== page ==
Examples of sensitizing dyes can be found in Venkataraman, The chemistry of Synthetic Dyes, Academic Press, New York, 1971, Chapter V, James, The Theory of the Photographic Process, 4th Ed., Macmillan, 1977, Chapter 8, F. M. Hamer, Cyanine Dyes and Related Compounds, John Wiley and Sons, 1964, and in Research Disclosure 308119, Section III, 1989.

The silver halide emulsions can contain optical brighteners, antifogging agents and stabilizers, filtering and antihalo dyes, hardeners, coating aids, plasticizers and lubricants and other auxiliary substances, as for instance described in Research Disclosure 17643, Sections V, VI, VIII, X, XI and XII, 1978, and in Research Disclosure 308119, Sections V, VI, VIII, X, XI, and XII, 1989.

The silver halide emulsion can be used for the manufacture of multilayer light-sensitive silver halide color photographic elements, such as color negative photographic elements, color reversal photographic elements, color positive photographic elements, false color address photographic elements (such as those disclosed in U.S. Pat. No. 4,619,892) and the like, the preferred ones being color negative photographic elements.

Suitable color couplers are preferably selected from the couplers having diffusion preventing groups, such as groups having a hydrophobic organic residue of about 8 to 32 carbon atoms, introduced into the coupler molecule in a non-splitting-off position. Such a residue is called a "ballast group". The ballast group is bonded to the coupler nucleus directly or through an imino, ether, carbonamido, sulfonamido, ureido, ester, imido, carbamoyl, sulfamoyl bond, etc. Examples of suitable ballasting groups are described in U.S. Pat. No. 3,892,572.

The non-diffusible couplers are introduced into the light-sensitive silver halide emulsion layers or into non-light-sensitive layers adjacent thereto. On exposure and color development, said couplers give a color which is complementary to the light color to which the silver halide emulsion layers are sensitive. Consequently, at least one non-diffusible cyan-image forming color coupler, generally a phenol or an α-naphthol compound, is associated with red-sensitive silver halide emulsion layers, at least one non-diffusible magenta image-forming color coupler, which is the 1-phenyl-3-anilino-4-phenylthio-5-pyrazolone described above, is associated with green-sensitive silver halide emulsion layers and at least one non-diffusible yellow image forming color coupler, generally an acylacetanilide compound, is associated with blue-sensitive silver halide emulsion layers.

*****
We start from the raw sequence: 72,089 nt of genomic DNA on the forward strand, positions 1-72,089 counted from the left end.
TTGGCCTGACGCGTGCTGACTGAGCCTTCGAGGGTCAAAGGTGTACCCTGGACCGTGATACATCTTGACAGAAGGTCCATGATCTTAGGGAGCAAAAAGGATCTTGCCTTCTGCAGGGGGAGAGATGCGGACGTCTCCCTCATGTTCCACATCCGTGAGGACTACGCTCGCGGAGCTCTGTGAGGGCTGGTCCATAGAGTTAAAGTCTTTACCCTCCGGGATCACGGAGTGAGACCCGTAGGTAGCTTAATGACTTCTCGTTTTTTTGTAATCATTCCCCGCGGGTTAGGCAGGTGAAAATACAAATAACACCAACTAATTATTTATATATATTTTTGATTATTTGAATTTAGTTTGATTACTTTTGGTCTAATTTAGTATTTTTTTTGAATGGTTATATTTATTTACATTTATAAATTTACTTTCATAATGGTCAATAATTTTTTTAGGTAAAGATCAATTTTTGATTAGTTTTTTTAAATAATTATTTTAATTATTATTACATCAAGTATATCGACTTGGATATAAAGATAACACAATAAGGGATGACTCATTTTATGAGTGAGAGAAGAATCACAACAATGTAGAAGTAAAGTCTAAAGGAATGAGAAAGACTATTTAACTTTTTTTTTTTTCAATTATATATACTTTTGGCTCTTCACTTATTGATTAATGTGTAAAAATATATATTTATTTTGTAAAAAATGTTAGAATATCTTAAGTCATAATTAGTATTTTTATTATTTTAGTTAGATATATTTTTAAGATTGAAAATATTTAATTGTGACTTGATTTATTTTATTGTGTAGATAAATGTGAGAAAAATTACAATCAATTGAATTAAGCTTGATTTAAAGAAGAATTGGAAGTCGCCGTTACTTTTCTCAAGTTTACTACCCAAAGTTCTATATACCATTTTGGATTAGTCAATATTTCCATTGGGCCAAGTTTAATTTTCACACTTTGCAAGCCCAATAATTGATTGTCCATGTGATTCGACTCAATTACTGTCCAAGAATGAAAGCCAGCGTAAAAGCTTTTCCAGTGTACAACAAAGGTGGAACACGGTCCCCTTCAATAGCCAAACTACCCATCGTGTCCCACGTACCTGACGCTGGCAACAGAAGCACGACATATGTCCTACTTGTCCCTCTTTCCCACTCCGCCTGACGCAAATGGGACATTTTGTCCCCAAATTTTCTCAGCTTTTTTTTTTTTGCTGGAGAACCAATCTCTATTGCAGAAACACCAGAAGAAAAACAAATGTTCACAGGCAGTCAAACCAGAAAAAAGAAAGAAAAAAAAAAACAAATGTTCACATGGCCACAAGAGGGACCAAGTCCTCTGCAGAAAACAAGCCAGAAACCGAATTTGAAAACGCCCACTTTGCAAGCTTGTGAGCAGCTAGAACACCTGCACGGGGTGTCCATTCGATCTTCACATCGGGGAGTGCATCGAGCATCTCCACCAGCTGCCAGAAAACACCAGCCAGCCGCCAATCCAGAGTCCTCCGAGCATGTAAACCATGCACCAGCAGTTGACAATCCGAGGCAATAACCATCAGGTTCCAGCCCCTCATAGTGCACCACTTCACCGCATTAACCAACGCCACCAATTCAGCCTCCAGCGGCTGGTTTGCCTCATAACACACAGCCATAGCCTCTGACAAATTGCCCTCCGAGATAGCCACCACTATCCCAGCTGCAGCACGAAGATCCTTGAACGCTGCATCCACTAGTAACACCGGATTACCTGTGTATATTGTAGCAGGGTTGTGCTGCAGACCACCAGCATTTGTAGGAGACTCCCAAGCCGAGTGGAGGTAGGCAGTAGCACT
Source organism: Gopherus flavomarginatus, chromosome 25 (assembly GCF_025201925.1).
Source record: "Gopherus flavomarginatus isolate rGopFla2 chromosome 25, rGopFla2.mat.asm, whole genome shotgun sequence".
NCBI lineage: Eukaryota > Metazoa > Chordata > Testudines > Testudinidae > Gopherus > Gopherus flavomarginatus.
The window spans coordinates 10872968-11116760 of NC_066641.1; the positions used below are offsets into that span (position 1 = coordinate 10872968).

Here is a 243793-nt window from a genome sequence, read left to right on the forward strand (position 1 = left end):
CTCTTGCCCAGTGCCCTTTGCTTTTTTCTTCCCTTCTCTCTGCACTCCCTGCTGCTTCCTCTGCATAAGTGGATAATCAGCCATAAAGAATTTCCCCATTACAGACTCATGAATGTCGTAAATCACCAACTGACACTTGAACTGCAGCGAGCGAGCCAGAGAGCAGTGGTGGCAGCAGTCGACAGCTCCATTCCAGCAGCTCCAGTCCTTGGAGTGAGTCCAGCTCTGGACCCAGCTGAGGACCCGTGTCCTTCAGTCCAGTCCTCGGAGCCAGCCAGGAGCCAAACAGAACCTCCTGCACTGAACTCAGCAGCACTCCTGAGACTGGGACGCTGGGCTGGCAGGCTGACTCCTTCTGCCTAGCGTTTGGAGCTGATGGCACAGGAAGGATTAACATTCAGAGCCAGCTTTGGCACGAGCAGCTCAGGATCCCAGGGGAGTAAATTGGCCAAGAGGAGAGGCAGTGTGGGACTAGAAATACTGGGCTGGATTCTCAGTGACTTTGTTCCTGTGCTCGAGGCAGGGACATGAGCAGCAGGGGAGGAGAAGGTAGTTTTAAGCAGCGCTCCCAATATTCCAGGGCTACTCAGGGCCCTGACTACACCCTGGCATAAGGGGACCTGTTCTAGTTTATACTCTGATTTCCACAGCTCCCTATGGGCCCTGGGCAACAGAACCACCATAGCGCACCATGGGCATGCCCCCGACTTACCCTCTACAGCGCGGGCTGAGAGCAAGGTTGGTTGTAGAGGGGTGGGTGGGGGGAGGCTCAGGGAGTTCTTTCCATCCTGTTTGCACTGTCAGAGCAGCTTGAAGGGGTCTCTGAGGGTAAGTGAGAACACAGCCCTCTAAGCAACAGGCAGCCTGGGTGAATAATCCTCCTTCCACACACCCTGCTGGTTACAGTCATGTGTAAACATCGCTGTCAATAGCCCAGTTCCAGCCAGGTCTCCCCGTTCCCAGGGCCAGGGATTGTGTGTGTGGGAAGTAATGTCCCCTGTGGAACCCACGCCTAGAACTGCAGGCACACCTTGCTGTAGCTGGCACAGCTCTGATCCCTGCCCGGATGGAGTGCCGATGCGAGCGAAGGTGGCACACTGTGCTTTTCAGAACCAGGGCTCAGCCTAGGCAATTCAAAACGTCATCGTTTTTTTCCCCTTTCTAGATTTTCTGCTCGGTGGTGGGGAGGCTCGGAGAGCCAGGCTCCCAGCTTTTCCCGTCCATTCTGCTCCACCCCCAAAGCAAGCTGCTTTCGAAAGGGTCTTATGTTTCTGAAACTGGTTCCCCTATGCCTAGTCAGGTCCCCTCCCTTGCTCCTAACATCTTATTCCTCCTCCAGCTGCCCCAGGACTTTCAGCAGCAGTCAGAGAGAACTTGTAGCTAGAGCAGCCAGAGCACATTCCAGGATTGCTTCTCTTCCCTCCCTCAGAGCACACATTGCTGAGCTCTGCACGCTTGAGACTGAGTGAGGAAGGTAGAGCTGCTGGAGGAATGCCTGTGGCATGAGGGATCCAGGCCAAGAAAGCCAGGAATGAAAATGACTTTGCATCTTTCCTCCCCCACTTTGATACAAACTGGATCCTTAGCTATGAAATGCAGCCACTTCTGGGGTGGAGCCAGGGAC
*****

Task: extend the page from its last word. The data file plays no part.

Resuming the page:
The color couplers may be 4-equivalent and/or 2-equivalent couplers, the latter requiring a smaller amount of silver halide for color production. As it is well known, 2-equivalent couplers derive from 4-equivalent couplers since, in the coupling position, they contain a substituent which is released during coupling reaction. 2-equivalent couplers which may be used in silver halide color photographic elements include both those substantially colorless and those which are colored ("masking couplers"). The 2-equivalent couplers also include white couplers which do not form any dye on reaction with the color developer oxidation products. The 2-equivalent color couplers include also DIR couplers which are capable of releasing a diffusing development inhibiting compound on reaction with the color developer oxidation products.

The most useful cyan-forming couplers are conventional phenol compounds and α-naphthol compounds. Examples of cyan couplers can be selected from those described in U.S. Pat. Nos. 2,369,929; 2,474,293; 3,591,383; 2,895,826; 3,458,315; 3,311,476; 3,419,390; 3,476,563 and 3,253,924; in GB 1,201,110, and in Research Disclosure 308119, Section VII, 1989.

The most useful magenta-forming couplers are those described above.

The most useful yellow-forming couplers which can be used in combination with the yellow dye-forming couplers described hereinbefore are conventional open-chain ketomethylene type couplers. Particular examples of such couplers are benzoyl acetanilide type and pivaloyl acetanilide type compounds. Yellow-forming couplers that can be used are specifically described in U.S. Pat. Nos. 2,875,057, 3,235,924, 3,265,506, 3,278,658, 3,369,859, 3,408,194, 3,415,652 3,528,322, 3,551,151, 3,682,322, 3,725,072 and 3,891,445, in DE 2,219,917, 2,261,361 and 2,414,006, in GB 1,425,020, in JP 10,783/76, 26,133/72, 73,147/73, 102,636/76, 6,341/75, 123,342/75, 130,442/75, 1,827/76, 87,650/75, 82,424/77 and 115,219/77, and in Research Disclosure 308119, Section VII, 1989.

Colored couplers can be used which include those described for example in U.S. Pat. Nos. 3,476,560, 2,521,908 and 3,034,892, in JP 2,016/69, 22,335/63, 11,304/67, 32,461/69, 26,034/76 and 42,121/77 and in DE 2,418,959. The light-sensitive silver halide color photographic element may contain high molecular weight color couplers as described for example in U.S. Pat. No. 4,080,211, in EP 27,284 and in DE 1,297,417, 2,407,569, 3,148,125, 3,217,200, 3,320,079, 3,324,932, 3,331,743, and 3,340,376, and in Research Disclosure 308119, Section VII, 1989.